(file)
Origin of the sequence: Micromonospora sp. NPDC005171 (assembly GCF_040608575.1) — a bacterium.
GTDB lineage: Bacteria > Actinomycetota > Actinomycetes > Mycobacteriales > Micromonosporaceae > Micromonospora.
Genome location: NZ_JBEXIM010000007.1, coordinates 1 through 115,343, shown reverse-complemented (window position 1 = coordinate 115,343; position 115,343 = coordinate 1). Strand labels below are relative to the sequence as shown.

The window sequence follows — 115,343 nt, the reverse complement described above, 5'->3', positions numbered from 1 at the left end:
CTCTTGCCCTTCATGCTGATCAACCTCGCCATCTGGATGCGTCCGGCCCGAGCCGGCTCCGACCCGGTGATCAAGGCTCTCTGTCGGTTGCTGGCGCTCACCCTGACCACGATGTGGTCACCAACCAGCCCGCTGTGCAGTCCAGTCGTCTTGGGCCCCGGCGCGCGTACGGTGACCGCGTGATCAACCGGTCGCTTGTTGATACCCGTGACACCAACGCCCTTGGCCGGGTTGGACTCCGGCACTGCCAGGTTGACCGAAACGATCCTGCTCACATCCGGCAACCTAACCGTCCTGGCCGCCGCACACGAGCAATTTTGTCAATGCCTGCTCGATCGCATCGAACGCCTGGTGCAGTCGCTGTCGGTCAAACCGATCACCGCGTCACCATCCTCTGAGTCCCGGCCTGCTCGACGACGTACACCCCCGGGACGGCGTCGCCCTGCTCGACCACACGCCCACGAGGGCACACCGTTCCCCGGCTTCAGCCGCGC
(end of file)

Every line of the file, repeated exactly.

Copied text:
Origin of the sequence: Micromonospora sp. NPDC005171 (assembly GCF_040608575.1) — a bacterium.
GTDB lineage: Bacteria > Actinomycetota > Actinomycetes > Mycobacteriales > Micromonosporaceae > Micromonospora.
Genome location: NZ_JBEXIM010000007.1, coordinates 1 through 115,343, shown reverse-complemented (window position 1 = coordinate 115,343; position 115,343 = coordinate 1). Strand labels below are relative to the sequence as shown.

The window sequence follows — 115,343 nt, the reverse complement described above, 5'->3', positions numbered from 1 at the left end:
CTCTTGCCCTTCATGCTGATCAACCTCGCCATCTGGATGCGTCCGGCCCGAGCCGGCTCCGACCCGGTGATCAAGGCTCTCTGTCGGTTGCTGGCGCTCACCCTGACCACGATGTGGTCACCAACCAGCCCGCTGTGCAGTCCAGTCGTCTTGGGCCCCGGCGCGCGTACGGTGACCGCGTGATCAACCGGTCGCTTGTTGATACCCGTGACACCAACGCCCTTGGCCGGGTTGGACTCCGGCACTGCCAGGTTGACCGAAACGATCCTGCTCACATCCGGCAACCTAACCGTCCTGGCCGCCGCACACGAGCAATTTTGTCAATGCCTGCTCGATCGCATCGAACGCCTGGTGCAGTCGCTGTCGGTCAAACCGATCACCGCGTCACCATCCTCTGAGTCCCGGCCTGCTCGACGACGTACACCCCCGGGACGGCGTCGCCCTGCTCGACCACACGCCCACGAGGGCACACCGTTCCCCGGCTTCAGCCGCGC